Civil society groups express concerns on lack of transparency regarding new draft of social media rules, demand immediate release of the new draft & initiation of credible consultative process

Civil society groups express concerns on lack of transparency regarding new draft of social media rules, demand immediate release of the new draft & initiation of credible consultative process

Islamabad, October 13, 2020 – We, the undersigned, are concerned over the continued lack of transparency regarding the social media rules, originally Citizen Protection (Against Online Harms) Rules 2020 and recently retitled “Rules for removal and blocking of unlawful online content (procedure, oversight, and safeguards) Rules 2020”. The media has reported on the approval of the updated draft of rules from the Cabinet Committee for Disposal of Legislative Cases (CCLC) and ratification from the Cabinet. It is concerning that the updated rules are being kept confidential and secret, despite constant demands and requests from civil society to make them public and brings into question the sincerity of the consultative process. 

We would like to remind the cabinet and the government that drafting of rules that stand to have a detrimental impact on the digital ecosystem, economy, and online expression is not a task that should be rushed through without paying attention to the inputs of all involved stakeholders. We are concerned that there has been no consultation on the revised draft, despite the fact that there were serious questions and concerns with the manner in which the consultative process was carried out. The lack of transparency is not only alarming, it projects the intention of the government to disregard the concerns of individuals that have time and again been raised and communicated to government departments and officials.

We remind the government that giving access to a revised draft after any initial consultative process is a legitimate expectation and an international best practice. We stress upon the urgent need for a truly credible, transparent, and inclusive consultative process and remind the government that the previous round of consultations was boycotted by a number of civil society organisations due to similar concerns on refusal to denotify the original rules before the process commenced. 

It is also extremely alarming that there has been no formal and official response from the government on the letter by Asia Internet Coalition (AIC) that has expressed serious concerns over lack of meaningful consultation, sharing of the second draft before notification, and lack of response on requests for access. We fear that by not paying due attention to a body that comprises corporations that are fundamental to the progress of Pakistan’s economy, the government is actively endangering the nation’s progress and obstructing the growth potential of Pakistan as a digital market. 

And given the unknown status of the first version of the Rules which should have been denotified by the Cabinet, the lack of transparency and expression of secrecy in democratic processes is not only worrying, it points towards the authorities’ intentional attempt to bar any kind of discourse in the lawmaking process which, in every democracy, is supposed to be transparent and must follow a multi-stakeholder consultation framework before any document becomes a regulation in the country.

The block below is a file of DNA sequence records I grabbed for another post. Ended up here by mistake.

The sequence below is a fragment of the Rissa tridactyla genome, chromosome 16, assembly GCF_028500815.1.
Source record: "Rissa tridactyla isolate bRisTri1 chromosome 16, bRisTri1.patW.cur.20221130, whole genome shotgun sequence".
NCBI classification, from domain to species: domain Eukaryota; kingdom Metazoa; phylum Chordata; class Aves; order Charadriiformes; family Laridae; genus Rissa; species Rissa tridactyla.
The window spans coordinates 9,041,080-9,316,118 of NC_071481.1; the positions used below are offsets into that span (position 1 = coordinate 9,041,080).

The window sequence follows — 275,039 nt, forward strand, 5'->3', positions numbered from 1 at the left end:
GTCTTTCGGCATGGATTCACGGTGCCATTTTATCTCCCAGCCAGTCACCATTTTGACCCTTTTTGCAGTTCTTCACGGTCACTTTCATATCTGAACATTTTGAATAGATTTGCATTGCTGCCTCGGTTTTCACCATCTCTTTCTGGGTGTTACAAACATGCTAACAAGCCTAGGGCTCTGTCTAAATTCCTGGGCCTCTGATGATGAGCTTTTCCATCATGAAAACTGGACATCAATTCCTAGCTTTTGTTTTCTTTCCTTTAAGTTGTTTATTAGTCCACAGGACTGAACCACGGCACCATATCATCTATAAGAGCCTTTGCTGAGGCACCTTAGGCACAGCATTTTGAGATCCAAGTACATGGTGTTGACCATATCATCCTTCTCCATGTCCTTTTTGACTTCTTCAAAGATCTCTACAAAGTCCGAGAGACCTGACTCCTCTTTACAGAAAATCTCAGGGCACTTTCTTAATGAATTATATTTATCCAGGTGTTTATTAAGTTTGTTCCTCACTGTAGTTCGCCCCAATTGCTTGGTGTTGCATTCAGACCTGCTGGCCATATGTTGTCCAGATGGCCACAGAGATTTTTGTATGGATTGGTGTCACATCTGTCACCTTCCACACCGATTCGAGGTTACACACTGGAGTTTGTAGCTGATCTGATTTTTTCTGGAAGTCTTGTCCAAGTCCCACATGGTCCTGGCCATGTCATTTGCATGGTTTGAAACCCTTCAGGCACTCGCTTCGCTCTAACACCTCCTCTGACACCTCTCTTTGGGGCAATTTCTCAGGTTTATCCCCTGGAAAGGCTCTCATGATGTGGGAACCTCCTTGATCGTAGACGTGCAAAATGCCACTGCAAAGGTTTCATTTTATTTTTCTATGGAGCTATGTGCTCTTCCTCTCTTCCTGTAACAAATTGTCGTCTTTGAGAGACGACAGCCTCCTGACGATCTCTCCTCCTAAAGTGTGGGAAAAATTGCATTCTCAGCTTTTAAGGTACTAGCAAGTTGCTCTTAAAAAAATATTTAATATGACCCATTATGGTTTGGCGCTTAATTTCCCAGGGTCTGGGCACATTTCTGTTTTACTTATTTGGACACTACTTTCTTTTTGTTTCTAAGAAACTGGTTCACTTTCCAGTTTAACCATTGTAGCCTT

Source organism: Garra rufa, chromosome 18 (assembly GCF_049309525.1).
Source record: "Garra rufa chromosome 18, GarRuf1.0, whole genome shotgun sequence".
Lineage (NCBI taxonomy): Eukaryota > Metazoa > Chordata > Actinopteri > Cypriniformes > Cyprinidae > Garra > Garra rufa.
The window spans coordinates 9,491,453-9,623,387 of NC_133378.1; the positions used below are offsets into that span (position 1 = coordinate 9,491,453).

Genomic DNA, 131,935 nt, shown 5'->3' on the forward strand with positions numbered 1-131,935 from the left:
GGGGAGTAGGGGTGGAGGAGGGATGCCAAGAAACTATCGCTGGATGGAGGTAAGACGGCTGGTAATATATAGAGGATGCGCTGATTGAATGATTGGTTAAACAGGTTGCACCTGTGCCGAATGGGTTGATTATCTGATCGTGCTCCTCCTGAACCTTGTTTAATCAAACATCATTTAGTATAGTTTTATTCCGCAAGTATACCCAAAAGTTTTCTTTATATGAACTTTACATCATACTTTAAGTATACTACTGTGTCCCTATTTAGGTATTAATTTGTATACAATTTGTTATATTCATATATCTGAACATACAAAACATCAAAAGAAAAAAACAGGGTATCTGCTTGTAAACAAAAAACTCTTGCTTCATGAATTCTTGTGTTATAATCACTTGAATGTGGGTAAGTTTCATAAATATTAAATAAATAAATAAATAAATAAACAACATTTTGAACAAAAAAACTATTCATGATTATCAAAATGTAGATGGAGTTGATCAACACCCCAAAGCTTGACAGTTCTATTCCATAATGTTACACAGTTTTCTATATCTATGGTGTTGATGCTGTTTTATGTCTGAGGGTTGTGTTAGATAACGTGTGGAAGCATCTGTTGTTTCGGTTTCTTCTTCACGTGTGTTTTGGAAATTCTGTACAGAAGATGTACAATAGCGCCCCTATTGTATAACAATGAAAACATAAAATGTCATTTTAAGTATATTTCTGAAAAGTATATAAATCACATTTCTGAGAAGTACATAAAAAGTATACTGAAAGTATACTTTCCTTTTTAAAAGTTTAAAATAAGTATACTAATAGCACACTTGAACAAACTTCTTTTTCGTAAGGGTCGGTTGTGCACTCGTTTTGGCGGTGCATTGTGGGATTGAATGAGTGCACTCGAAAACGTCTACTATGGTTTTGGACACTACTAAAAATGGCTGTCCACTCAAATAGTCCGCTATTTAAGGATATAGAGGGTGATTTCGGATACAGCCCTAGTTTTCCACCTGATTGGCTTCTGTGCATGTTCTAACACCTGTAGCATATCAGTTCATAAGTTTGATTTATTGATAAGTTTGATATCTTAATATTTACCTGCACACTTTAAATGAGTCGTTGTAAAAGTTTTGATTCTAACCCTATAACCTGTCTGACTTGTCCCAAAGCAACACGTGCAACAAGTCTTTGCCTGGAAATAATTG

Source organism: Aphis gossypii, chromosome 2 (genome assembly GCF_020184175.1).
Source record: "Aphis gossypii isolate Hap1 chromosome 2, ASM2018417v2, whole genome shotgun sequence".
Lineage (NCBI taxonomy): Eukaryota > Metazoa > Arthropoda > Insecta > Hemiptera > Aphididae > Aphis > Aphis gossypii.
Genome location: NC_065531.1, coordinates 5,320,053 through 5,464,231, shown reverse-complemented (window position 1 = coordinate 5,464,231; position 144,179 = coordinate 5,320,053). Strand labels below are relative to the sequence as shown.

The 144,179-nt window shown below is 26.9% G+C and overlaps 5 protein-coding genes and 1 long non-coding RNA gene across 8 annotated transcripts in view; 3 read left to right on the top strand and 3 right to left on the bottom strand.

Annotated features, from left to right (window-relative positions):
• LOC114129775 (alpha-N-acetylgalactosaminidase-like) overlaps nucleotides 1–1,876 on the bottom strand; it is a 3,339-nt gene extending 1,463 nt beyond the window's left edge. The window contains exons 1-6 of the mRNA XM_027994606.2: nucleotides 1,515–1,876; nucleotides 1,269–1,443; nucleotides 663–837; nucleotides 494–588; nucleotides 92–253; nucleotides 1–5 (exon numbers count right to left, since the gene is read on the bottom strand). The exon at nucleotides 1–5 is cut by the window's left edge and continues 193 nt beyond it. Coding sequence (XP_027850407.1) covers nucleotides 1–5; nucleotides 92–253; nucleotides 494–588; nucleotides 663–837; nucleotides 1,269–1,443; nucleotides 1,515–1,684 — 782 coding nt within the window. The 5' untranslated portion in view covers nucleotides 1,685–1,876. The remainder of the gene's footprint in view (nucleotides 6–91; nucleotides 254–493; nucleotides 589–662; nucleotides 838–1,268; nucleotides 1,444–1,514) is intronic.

Hence, the undersigned groups and individuals express their unequivocal opposition to the Rules in this form and demand immediate de-notification of the Citizen Protection (Against Online Harms) Rules 2020 and initiation of a sincere, efficient, and representative consultative process. 

 

Undersigned

Organisations & Associations 

Media Matters for Democracy (MMfD)

Bolo Bhi 

Digital Rights Foundation (DRF)

Pakistan Federal Union of Journalists (PFUJ)

Centre for Peace and Development Initiatives (CPDI)

Pakistan Press Foundation (PPF)

Institute for Research, Advocacy, and Development (IRADA)

Karachi Union of Journalists (KUJ)

Women in Media Alliance (WIMA)

Global Neighborhood for Media Innovation (GNMI)

Human Rights Commission of Pakistan (HRCP)

Journalist Defence Committee, Pakistan Bar Council (PBC)

 

Individual Signatories 

Abdullah Nizamani, Advocate 

Adnan Rehmat, media analyst, and activist 

Afia Salam, Journalist, and Activist 

Aftab Alam, Advocate

Amber Rahim Shamsi, Senior Journalist 

Arif Taj, Senior Journalist 

Asmatullah Niazi, Senior Journalist 

Ayesha Khalid, Journalist 

Dr. Tauseef Ahmed Khan, Academic, Writer 

Dr. Qaiser Bengali, Economist

Fahmidah Yousfi, Journalist/Blogger 

Fauzia Kalsoom Rana, Former Joint Secretary, National Press club Islamabad 

Fauzia Shahid, Senior Journalist 

Husain Naqi, Senior Journalist and Analyst 

I.A. Rehman, Human Rights Activist

Jamil Ahmed Khan, Senior Journalist 

Mateen Haider, Journalist, Analyst 

Matiullah Jan, Journalist

Mazhar Abbas, Senior Journalist, and Analyst 

Mazhar Arif Society for Alternative Media and Research 

Mehmal Sarfaraz, Journalist, and Analyst 

Mehreen Zahra-Malik, Editor 

Mian Tahir, Director News 24 News 

Muhammad Haider Imtiaz, Advocate High Court

Muhamamd Ziauddin, Senior Journalist 

Murtaza Solangi, Senior Journalist and Analyst 

Naazir Mahmood, Senior Journalist 

Najia Ashar, Journalist, Global Neighborhood for Media Innovation 

Nasir Malick Former Secretary-General PFUJ 

Owais Tohid, Senior Journalist 

R Umaima Ahmed, Journalist

Ramsha Jahangir, Journalist 

Salwa Rana, Media Matters for Democracy 

Sarwar Bari, Human Rights Activist 

Shafique Chaudhry, ED PCHR and former Commissioner, NCHR 

Shumaila Shahani, Lawyer

Tanzeela Mazhar, Senior Journalist 

Usama Khawar Ghumman, Advocate, President Indus Public Lawyers Front

Yasser Latif Hamdani, Advocate 

Zaibunnisa Burki, Senior Journalist, The News